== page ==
At the end of the second lap I did a physical assessment. I swam the swim very easy (per plan). I felt I could do another lap with no problem but had a bike ride to do. Even though I felt my second lap was faster, it was not. My final swim time was 1:25:59. I was way ahead of schedule.

Out of the water, up the beach, got stripped, ran into the parking lot, got my stuff, and headed into the changing room. There was no room anywhere. People where changing in the hallway but the volunteers said there was more room inside. I fought to get inside but it was butt crack to butt crack, not a pleasant sight nor feeling. It took a while to get a few spare inches, dropped my stuff on the floor to stake my claim, put my glasses on and they immediately fogged up. I got dressed. I decided to wear the jacket and not the tights. I wasted a lot of time just getting space to change and was disappointed with my T1 time.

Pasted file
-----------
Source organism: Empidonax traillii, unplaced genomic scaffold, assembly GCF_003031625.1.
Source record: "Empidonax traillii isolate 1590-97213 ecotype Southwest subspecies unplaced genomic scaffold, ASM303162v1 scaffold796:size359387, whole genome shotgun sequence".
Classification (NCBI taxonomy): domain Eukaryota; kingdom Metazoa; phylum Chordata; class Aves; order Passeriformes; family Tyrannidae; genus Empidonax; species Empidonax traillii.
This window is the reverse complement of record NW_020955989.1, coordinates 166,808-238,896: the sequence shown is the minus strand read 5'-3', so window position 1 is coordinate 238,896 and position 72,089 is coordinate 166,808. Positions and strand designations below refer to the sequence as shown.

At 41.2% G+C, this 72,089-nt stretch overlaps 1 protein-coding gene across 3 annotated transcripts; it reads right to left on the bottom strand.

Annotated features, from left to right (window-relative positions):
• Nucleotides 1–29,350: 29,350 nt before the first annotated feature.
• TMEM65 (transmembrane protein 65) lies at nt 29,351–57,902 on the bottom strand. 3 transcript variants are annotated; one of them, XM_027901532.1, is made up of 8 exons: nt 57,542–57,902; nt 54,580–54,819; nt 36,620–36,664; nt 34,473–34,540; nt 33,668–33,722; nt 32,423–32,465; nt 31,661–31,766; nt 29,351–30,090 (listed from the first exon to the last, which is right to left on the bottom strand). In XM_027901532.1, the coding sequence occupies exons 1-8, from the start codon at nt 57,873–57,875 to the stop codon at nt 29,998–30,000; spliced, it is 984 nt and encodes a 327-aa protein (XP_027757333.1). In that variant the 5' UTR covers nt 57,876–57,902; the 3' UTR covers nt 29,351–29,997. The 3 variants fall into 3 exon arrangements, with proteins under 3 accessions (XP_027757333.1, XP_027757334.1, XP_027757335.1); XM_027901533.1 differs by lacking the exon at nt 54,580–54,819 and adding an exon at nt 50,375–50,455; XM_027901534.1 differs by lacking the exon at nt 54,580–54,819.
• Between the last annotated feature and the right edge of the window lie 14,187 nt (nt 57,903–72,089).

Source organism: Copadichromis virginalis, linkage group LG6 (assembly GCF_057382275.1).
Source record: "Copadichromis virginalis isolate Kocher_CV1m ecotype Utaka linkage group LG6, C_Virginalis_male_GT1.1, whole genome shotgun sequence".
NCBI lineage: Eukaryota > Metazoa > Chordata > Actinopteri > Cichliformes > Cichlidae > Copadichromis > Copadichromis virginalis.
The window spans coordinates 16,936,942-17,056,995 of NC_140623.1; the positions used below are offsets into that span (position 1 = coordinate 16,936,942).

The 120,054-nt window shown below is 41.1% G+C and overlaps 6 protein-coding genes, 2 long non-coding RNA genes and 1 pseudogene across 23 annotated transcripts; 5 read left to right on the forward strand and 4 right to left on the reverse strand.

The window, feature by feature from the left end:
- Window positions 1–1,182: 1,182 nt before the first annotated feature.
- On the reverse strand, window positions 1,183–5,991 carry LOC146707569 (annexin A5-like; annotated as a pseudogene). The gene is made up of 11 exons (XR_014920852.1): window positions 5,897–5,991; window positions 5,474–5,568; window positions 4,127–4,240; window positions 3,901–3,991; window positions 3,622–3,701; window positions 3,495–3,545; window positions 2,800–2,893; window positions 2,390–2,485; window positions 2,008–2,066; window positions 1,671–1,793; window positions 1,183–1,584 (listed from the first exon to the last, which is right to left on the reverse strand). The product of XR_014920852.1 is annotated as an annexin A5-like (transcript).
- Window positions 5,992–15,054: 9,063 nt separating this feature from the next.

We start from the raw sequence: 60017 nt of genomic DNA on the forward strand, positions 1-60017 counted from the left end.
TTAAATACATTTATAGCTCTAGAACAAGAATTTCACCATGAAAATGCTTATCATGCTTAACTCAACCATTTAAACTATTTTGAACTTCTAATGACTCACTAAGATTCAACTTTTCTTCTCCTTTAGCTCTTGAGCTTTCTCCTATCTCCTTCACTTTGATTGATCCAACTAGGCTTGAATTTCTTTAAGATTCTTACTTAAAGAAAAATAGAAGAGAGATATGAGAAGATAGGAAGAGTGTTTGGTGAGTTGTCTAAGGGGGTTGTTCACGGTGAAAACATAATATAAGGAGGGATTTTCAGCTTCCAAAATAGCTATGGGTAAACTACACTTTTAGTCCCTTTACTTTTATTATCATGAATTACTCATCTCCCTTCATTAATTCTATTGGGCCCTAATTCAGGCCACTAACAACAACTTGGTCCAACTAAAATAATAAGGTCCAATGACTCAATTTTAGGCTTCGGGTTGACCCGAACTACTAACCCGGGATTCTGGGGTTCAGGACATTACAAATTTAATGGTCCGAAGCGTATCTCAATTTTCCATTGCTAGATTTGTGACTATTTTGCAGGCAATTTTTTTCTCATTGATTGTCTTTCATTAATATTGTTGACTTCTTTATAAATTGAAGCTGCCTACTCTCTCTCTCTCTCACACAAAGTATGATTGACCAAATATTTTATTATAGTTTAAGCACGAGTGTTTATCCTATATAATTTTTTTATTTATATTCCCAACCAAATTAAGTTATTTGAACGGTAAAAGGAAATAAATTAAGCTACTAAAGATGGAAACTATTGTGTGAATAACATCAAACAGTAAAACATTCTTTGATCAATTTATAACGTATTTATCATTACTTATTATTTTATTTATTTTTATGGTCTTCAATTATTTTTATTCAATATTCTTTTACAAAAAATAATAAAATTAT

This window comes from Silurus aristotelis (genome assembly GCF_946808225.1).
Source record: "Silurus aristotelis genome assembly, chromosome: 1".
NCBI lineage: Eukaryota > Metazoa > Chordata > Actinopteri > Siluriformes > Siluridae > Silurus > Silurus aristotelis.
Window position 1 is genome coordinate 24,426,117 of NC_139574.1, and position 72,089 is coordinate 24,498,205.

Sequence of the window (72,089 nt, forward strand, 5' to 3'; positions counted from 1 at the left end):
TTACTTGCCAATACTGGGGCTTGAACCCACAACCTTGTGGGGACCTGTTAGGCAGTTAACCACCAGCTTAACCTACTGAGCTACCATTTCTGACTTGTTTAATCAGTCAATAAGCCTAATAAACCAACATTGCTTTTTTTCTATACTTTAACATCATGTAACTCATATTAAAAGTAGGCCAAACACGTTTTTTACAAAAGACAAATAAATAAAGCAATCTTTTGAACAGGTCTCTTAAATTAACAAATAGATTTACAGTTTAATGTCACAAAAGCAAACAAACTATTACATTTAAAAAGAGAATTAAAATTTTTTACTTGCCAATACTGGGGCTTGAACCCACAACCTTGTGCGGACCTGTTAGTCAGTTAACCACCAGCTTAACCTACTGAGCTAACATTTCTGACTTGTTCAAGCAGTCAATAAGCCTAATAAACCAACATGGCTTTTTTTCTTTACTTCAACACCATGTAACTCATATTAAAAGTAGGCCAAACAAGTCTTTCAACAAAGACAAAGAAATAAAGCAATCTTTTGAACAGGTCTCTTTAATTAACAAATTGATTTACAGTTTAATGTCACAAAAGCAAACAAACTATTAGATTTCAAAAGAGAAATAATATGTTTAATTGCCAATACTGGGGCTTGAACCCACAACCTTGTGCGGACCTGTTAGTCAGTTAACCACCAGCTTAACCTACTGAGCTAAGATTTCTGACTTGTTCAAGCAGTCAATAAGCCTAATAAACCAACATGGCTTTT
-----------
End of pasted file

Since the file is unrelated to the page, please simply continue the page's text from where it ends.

I got my bike with everyone screaming. The first part of the course headed west. Into the wind. My goal was to keep between 160-180 watts. I realized that I could run a little hot into the wind as I should have the wind on the return so I pushed it a little. It seemed like I was fighting the wind the whole first half of the bike. Everyone riding was moping about the wind but I focused on my power, drinking, and eating.. At the first turn around we got some relief and was able to open it up a bit but the wind was shifting. Reloaded nutrition at special needs and I cut the power a little bit to get in my zone. I started feeling hot spots on my feet at about the 100mile mark and realized this could get bad (I had no idea though of how bad). The last leg, that we fought the wind on the way out, we again fought the wind going the other way on the way in. My final average power was 169w with a NP of 179W (aka dialed in), I gained about 15 minutes over my goal and felt good off the bike.